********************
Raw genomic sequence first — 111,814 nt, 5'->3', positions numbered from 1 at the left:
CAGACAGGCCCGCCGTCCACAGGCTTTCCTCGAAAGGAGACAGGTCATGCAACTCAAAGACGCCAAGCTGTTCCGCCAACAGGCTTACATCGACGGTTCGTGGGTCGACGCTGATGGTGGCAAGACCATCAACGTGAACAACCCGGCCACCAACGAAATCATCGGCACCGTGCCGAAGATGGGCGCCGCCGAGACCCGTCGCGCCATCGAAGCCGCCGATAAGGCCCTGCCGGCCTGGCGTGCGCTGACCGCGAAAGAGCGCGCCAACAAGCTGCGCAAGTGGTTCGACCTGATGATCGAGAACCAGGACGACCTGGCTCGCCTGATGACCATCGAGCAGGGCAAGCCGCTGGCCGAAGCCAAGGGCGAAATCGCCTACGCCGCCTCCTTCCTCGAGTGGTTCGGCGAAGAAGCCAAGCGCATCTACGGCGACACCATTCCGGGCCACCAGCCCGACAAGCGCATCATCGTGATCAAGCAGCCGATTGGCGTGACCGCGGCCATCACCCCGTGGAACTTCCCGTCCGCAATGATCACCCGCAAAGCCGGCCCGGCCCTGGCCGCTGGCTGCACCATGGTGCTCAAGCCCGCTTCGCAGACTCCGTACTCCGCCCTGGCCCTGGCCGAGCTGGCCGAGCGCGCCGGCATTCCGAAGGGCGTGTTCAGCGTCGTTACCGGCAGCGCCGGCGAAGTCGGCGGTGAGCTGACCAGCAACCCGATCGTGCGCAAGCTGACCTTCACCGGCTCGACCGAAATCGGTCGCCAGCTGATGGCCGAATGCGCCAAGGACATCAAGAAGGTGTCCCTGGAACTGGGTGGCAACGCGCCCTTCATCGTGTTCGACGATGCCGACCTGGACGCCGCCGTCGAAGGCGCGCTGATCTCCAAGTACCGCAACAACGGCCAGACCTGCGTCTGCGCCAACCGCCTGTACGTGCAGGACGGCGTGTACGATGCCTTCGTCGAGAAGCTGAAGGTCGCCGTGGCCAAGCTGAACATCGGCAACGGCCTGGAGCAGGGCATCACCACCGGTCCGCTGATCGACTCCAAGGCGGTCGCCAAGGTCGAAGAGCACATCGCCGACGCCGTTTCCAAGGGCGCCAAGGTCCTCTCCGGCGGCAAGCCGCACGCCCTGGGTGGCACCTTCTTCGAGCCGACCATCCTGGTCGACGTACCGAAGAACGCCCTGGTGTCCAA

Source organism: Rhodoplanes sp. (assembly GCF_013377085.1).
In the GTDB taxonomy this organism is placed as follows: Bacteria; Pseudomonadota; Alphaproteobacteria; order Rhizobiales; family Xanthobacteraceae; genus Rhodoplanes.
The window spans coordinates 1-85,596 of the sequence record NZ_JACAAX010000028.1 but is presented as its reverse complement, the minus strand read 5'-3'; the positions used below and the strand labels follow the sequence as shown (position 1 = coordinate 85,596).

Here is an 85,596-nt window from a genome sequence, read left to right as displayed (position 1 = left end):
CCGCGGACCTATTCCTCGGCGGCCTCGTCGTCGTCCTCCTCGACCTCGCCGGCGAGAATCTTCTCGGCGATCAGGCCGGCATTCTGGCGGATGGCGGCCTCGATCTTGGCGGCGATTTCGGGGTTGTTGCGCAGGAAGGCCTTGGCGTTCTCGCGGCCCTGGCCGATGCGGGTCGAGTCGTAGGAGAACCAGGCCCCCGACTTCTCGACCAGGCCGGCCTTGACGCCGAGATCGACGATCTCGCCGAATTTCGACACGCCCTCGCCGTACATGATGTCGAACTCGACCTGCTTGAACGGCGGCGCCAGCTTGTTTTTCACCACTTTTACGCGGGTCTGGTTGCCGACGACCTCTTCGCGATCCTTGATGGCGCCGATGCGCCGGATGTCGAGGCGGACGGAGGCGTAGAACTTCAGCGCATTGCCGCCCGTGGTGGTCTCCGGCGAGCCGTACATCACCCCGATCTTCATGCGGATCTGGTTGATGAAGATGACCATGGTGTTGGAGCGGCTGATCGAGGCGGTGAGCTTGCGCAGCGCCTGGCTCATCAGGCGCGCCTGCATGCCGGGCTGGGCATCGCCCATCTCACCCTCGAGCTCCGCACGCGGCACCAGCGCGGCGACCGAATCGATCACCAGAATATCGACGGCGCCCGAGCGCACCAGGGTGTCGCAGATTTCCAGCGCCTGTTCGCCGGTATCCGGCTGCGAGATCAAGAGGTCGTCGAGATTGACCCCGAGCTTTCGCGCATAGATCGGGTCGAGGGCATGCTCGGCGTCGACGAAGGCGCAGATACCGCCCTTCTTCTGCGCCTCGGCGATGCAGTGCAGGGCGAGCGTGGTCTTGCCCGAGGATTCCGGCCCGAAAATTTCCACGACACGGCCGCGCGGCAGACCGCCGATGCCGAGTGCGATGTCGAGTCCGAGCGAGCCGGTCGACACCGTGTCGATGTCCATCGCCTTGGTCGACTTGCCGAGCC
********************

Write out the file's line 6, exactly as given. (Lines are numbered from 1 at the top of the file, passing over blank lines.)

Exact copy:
Here is an 85,596-nt window from a genome sequence, read left to right as displayed (position 1 = left end):